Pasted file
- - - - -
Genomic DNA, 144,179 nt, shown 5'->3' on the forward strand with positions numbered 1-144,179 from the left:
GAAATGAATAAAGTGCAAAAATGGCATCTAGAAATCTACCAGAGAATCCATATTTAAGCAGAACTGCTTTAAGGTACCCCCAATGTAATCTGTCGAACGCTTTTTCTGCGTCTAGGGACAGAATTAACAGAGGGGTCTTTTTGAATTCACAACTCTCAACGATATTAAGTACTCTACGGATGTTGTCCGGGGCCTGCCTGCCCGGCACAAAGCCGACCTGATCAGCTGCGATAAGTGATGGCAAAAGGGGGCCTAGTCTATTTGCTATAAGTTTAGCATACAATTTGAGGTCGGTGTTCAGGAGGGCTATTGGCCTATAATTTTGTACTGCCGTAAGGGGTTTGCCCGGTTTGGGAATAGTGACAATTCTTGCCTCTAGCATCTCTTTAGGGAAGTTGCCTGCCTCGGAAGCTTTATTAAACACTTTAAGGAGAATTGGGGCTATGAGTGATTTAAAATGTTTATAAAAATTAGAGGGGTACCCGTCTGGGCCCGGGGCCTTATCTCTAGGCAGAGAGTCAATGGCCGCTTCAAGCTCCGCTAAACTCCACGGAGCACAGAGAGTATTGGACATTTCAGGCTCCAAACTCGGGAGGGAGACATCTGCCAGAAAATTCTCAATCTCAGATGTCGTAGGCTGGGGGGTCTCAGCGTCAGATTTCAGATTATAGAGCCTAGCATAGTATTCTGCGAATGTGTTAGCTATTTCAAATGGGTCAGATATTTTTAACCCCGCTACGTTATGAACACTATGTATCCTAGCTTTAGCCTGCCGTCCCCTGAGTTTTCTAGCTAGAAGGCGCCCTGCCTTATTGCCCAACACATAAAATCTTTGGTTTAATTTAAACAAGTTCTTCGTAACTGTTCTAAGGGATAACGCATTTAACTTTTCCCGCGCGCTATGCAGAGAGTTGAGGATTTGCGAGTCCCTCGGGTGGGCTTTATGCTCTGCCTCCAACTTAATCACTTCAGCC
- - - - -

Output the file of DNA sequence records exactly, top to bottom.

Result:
Genomic DNA, 144,179 nt, shown 5'->3' on the forward strand with positions numbered 1-144,179 from the left:
GAAATGAATAAAGTGCAAAAATGGCATCTAGAAATCTACCAGAGAATCCATATTTAAGCAGAACTGCTTTAAGGTACCCCCAATGTAATCTGTCGAACGCTTTTTCTGCGTCTAGGGACAGAATTAACAGAGGGGTCTTTTTGAATTCACAACTCTCAACGATATTAAGTACTCTACGGATGTTGTCCGGGGCCTGCCTGCCCGGCACAAAGCCGACCTGATCAGCTGCGATAAGTGATGGCAAAAGGGGGCCTAGTCTATTTGCTATAAGTTTAGCATACAATTTGAGGTCGGTGTTCAGGAGGGCTATTGGCCTATAATTTTGTACTGCCGTAAGGGGTTTGCCCGGTTTGGGAATAGTGACAATTCTTGCCTCTAGCATCTCTTTAGGGAAGTTGCCTGCCTCGGAAGCTTTATTAAACACTTTAAGGAGAATTGGGGCTATGAGTGATTTAAAATGTTTATAAAAATTAGAGGGGTACCCGTCTGGGCCCGGGGCCTTATCTCTAGGCAGAGAGTCAATGGCCGCTTCAAGCTCCGCTAAACTCCACGGAGCACAGAGAGTATTGGACATTTCAGGCTCCAAACTCGGGAGGGAGACATCTGCCAGAAAATTCTCAATCTCAGATGTCGTAGGCTGGGGGGTCTCAGCGTCAGATTTCAGATTATAGAGCCTAGCATAGTATTCTGCGAATGTGTTAGCTATTTCAAATGGGTCAGATATTTTTAACCCCGCTACGTTATGAACACTATGTATCCTAGCTTTAGCCTGCCGTCCCCTGAGTTTTCTAGCTAGAAGGCGCCCTGCCTTATTGCCCAACACATAAAATCTTTGGTTTAATTTAAACAAGTTCTTCGTAACTGTTCTAAGGGATAACGCATTTAACTTTTCCCGCGCGCTATGCAGAGAGTTGAGGATTTGCGAGTCCCTCGGGTGGGCTTTATGCTCTGCCTCCAACTTAATCACTTCAGCC